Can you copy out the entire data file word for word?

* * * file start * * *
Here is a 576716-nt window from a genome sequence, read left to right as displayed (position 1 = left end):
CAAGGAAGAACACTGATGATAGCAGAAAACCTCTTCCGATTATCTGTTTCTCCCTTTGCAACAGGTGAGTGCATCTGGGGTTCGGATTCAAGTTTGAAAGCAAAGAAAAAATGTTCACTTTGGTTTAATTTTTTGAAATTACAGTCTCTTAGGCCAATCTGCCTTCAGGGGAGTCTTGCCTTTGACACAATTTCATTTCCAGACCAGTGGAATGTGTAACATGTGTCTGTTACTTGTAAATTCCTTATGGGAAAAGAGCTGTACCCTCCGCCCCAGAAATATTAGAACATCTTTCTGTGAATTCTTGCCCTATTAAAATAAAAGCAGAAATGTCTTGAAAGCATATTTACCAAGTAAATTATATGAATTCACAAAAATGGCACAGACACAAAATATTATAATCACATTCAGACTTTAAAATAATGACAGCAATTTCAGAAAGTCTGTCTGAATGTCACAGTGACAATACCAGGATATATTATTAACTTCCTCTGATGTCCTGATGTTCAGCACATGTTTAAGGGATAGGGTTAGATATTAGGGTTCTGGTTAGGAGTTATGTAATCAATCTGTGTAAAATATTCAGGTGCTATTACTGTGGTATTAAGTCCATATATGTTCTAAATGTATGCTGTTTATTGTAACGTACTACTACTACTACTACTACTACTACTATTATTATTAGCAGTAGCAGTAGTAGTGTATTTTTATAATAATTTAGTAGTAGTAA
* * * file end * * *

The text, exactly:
Here is a 576716-nt window from a genome sequence, read left to right as displayed (position 1 = left end):
CAAGGAAGAACACTGATGATAGCAGAAAACCTCTTCCGATTATCTGTTTCTCCCTTTGCAACAGGTGAGTGCATCTGGGGTTCGGATTCAAGTTTGAAAGCAAAGAAAAAATGTTCACTTTGGTTTAATTTTTTGAAATTACAGTCTCTTAGGCCAATCTGCCTTCAGGGGAGTCTTGCCTTTGACACAATTTCATTTCCAGACCAGTGGAATGTGTAACATGTGTCTGTTACTTGTAAATTCCTTATGGGAAAAGAGCTGTACCCTCCGCCCCAGAAATATTAGAACATCTTTCTGTGAATTCTTGCCCTATTAAAATAAAAGCAGAAATGTCTTGAAAGCATATTTACCAAGTAAATTATATGAATTCACAAAAATGGCACAGACACAAAATATTATAATCACATTCAGACTTTAAAATAATGACAGCAATTTCAGAAAGTCTGTCTGAATGTCACAGTGACAATACCAGGATATATTATTAACTTCCTCTGATGTCCTGATGTTCAGCACATGTTTAAGGGATAGGGTTAGATATTAGGGTTCTGGTTAGGAGTTATGTAATCAATCTGTGTAAAATATTCAGGTGCTATTACTGTGGTATTAAGTCCATATATGTTCTAAATGTATGCTGTTTATTGTAACGTACTACTACTACTACTACTACTACTACTATTATTATTAGCAGTAGCAGTAGTAGTGTATTTTTATAATAATTTAGTAGTAGTAA